e360: In a recent article for The New York Times Magazine, you suggest starting our own gardens as a means to combat climate change. How do you see this as making a difference to such a global problem?
Pollan: I don’t know exactly what percentage of greenhouse gas we would reduce if everybody planted a garden, but it would be a percentage and it would be a help. If you go back to the victory garden moment in American history during World War II when the government strongly encouraged us all to plant gardens because we were reserving the output of our agricultural system for the troops and for starving Europeans — within a year or two, we actually got up to producing forty percent of our produce from home gardens. No food is more local, no food requires less fossil fuel, and no food is more tasty or nutritious than food you grow yourself. So it’s not a trivial contribution.
The process of growing your own food also teaches you things that are very, very important to combating this problem. One source of our sense of powerlessness and frustration around climate change is that we are so accustomed to outsourcing so much of our lives to specialists of one kind or another, that the idea that we could reinvent the way we live, change our lifestyles, is absolutely daunting to people. We don’t know how to do it. We’ve lost the skills to do it. One of the things gardening teaches is that you can actually feed yourself. How amazing, you’re not dependent on a huge, global system to feed yourself. I think where climate change is taking us is to a point where many of us will need to take care of ourselves a little better than we do now. We will be less able to depend on distant experts and distant markets. We will need to re-localize economies all over the world because we won’t be able to waste fossil fuel, like having our salmon filleted in China before we bring it to the United States from Alaska. These long supply chains are going to have to get shorter.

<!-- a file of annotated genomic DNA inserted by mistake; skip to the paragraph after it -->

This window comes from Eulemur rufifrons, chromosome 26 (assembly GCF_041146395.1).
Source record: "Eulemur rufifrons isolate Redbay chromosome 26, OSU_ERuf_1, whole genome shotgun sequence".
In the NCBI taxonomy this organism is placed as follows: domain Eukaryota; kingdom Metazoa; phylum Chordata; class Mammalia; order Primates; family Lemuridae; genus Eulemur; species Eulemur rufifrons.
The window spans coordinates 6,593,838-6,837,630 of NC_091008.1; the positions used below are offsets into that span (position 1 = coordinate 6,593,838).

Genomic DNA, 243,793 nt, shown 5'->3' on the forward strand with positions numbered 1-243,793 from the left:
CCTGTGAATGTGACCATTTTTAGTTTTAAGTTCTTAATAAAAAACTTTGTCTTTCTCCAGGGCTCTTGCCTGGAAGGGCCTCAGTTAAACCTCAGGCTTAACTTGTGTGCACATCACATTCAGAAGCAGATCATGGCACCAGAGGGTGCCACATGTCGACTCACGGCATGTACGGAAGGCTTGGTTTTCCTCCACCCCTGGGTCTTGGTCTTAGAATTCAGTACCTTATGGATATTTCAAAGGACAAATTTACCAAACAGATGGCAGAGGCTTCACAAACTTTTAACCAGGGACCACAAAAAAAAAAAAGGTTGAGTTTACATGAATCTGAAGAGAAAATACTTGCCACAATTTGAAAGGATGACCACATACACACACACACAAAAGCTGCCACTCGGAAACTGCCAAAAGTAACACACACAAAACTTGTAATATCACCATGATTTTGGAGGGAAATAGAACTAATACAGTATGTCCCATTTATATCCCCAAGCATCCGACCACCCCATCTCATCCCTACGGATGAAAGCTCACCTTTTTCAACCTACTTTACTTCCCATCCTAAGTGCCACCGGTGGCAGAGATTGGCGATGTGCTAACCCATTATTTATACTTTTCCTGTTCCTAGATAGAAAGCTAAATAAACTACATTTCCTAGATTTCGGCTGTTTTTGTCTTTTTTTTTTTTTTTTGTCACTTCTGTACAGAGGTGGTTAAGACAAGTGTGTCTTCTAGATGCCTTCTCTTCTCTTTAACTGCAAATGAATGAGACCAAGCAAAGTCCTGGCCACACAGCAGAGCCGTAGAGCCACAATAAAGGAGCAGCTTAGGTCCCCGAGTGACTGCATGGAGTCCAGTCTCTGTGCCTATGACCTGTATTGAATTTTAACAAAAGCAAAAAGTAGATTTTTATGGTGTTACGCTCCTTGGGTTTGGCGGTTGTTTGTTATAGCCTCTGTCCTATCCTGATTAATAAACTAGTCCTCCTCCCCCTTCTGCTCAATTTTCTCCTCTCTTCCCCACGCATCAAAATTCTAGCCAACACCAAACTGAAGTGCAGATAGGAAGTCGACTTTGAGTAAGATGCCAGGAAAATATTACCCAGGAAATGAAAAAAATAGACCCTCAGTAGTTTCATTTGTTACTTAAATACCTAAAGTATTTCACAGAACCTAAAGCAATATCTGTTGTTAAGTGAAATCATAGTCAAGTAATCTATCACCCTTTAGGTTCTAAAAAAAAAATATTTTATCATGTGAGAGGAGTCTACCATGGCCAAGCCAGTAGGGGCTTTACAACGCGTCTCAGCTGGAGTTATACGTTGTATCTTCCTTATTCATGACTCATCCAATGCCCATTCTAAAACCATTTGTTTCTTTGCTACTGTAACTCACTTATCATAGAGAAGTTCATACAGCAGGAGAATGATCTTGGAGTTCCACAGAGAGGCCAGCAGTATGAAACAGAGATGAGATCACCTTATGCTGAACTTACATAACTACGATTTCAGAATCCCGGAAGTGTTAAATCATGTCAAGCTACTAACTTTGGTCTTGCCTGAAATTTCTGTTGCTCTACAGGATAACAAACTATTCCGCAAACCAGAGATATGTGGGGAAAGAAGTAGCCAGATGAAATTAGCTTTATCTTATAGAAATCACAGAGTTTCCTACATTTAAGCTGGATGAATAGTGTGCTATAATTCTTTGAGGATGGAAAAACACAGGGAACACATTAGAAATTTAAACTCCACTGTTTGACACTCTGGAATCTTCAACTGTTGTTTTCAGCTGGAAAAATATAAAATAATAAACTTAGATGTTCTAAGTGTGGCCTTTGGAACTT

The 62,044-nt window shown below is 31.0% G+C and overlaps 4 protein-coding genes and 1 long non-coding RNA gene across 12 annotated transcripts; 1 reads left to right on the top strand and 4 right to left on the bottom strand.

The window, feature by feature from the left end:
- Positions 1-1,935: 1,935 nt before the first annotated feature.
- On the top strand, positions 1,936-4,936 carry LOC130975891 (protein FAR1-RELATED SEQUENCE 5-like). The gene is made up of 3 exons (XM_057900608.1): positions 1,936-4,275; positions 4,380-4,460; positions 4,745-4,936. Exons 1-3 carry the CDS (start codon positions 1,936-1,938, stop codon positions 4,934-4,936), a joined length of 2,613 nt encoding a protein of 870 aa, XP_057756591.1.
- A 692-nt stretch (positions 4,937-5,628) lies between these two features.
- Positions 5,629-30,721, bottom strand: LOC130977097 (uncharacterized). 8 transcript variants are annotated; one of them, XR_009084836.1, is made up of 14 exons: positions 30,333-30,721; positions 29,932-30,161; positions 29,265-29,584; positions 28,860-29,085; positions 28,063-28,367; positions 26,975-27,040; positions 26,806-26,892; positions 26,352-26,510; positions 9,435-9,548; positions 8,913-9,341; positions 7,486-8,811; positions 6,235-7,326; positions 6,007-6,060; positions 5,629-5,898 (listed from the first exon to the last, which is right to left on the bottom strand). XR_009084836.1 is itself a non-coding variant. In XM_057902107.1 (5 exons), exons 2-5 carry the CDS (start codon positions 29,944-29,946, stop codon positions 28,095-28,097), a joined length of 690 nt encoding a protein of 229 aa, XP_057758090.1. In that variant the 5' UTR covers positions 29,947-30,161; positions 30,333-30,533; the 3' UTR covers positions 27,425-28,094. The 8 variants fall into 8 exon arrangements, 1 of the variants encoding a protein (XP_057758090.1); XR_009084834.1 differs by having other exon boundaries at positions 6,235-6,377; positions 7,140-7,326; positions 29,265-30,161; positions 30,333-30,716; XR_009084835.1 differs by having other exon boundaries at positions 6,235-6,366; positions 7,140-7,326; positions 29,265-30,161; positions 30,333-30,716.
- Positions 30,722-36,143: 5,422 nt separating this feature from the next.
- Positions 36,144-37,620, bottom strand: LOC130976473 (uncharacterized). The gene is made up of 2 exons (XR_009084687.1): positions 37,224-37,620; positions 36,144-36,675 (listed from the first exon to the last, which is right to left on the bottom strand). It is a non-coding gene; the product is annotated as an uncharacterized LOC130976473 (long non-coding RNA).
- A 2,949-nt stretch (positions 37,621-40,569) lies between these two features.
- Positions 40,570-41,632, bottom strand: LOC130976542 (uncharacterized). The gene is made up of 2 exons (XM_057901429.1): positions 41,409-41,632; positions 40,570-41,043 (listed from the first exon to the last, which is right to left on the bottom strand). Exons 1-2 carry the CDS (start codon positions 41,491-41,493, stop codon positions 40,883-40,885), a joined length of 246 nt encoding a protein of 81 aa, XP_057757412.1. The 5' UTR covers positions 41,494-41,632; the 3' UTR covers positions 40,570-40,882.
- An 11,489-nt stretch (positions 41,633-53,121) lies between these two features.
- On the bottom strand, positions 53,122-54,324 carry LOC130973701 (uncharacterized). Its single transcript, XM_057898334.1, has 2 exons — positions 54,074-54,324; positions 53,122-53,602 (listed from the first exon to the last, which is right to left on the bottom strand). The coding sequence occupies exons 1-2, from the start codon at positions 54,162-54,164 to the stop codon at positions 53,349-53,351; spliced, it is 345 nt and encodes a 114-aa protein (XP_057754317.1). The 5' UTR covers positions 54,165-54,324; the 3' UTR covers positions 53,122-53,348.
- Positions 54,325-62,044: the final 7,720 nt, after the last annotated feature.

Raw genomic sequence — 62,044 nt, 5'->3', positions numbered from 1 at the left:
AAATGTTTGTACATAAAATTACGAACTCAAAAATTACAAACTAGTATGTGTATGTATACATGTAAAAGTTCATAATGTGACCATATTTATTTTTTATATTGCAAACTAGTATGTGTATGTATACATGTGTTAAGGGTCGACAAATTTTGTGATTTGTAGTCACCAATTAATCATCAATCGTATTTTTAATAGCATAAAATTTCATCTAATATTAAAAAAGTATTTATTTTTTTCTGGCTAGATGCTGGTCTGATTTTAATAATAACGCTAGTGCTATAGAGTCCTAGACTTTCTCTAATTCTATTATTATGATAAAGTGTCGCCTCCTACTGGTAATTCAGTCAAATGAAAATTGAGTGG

The writer Wendell Berry was right a long time ago when he said the environmental crisis is a crisis of character. It’s really about how we live. The thought that we can swap out the fuel we’re putting in our cars to ethanol, and swap out the electricity to nuclear and everything else can stay the same, I think, is really a pipe dream. We’re going to have to change, and the beginning of knowing how to change is learning how to provide for yourself a little bit more.
I’m not dismissing the need for public action at all. It’s important in that individual action is not going to be enough to solve the problem.
My larger, deeper proposal [in the article] was find one thing in your life that doesn’t involve spending money that you could do, one change that would make a contribution both to the fact of global warming and your sense of helplessness about global warming. I think what people are looking for, and why people respond to these kinds of suggestions, is that they do feel powerless. These issues are so big and so daunting and so complex that either you throw up your hands in despair, or you say, “let the experts work it out.” I think what people want is a greater sense of their own power to change something now. We’re really impatient. We’ve been waiting for our leaders to do something about this issue for a really long time, and people like the idea that there is something they can do now, and that that something will matter — both for their own outlook and for the facts on the ground that we face.
I’m not dismissing the need for public action at all. It’s important in that individual action is not going to be enough to solve the problem, especially when people in China are going to be happy to emit every bit of carbon I manage not to emit. So we need both, but the two will work hand in hand. Bill McKibben puts it that doing things privately — changing our light bulbs, putting in gardens — this is like calisthenics. This is getting ready for the big changes we’re all going to have to make. I think that’s a healthy way to look at it.